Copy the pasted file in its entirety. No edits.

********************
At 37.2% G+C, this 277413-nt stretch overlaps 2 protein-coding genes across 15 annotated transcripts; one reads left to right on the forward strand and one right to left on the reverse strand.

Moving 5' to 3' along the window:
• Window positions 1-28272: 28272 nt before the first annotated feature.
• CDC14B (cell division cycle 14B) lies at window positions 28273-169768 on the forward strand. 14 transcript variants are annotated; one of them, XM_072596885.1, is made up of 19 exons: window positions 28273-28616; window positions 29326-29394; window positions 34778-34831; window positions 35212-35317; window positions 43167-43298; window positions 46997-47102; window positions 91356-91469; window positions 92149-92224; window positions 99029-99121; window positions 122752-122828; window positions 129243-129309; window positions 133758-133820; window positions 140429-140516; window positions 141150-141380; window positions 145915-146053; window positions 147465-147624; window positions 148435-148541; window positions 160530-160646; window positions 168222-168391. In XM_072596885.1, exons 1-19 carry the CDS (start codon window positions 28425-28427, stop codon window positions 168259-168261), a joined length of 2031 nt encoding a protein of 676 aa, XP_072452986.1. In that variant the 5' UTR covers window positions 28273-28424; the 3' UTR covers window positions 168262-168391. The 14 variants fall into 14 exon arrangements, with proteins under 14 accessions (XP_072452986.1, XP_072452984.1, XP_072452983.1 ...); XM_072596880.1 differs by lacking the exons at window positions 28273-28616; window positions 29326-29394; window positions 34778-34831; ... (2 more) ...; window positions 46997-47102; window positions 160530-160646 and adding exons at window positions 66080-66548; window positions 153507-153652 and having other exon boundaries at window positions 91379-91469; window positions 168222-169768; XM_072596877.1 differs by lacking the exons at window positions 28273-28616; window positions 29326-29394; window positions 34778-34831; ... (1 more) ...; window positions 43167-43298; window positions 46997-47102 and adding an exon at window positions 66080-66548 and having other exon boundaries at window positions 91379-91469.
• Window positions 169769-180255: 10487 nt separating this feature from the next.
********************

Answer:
At 37.2% G+C, this 277413-nt stretch overlaps 2 protein-coding genes across 15 annotated transcripts; one reads left to right on the forward strand and one right to left on the reverse strand.

Moving 5' to 3' along the window:
• Window positions 1-28272: 28272 nt before the first annotated feature.
• CDC14B (cell division cycle 14B) lies at window positions 28273-169768 on the forward strand. 14 transcript variants are annotated; one of them, XM_072596885.1, is made up of 19 exons: window positions 28273-28616; window positions 29326-29394; window positions 34778-34831; window positions 35212-35317; window positions 43167-43298; window positions 46997-47102; window positions 91356-91469; window positions 92149-92224; window positions 99029-99121; window positions 122752-122828; window positions 129243-129309; window positions 133758-133820; window positions 140429-140516; window positions 141150-141380; window positions 145915-146053; window positions 147465-147624; window positions 148435-148541; window positions 160530-160646; window positions 168222-168391. In XM_072596885.1, exons 1-19 carry the CDS (start codon window positions 28425-28427, stop codon window positions 168259-168261), a joined length of 2031 nt encoding a protein of 676 aa, XP_072452986.1. In that variant the 5' UTR covers window positions 28273-28424; the 3' UTR covers window positions 168262-168391. The 14 variants fall into 14 exon arrangements, with proteins under 14 accessions (XP_072452986.1, XP_072452984.1, XP_072452983.1 ...); XM_072596880.1 differs by lacking the exons at window positions 28273-28616; window positions 29326-29394; window positions 34778-34831; ... (2 more) ...; window positions 46997-47102; window positions 160530-160646 and adding exons at window positions 66080-66548; window positions 153507-153652 and having other exon boundaries at window positions 91379-91469; window positions 168222-169768; XM_072596877.1 differs by lacking the exons at window positions 28273-28616; window positions 29326-29394; window positions 34778-34831; ... (1 more) ...; window positions 43167-43298; window positions 46997-47102 and adding an exon at window positions 66080-66548 and having other exon boundaries at window positions 91379-91469.
• Window positions 169769-180255: 10487 nt separating this feature from the next.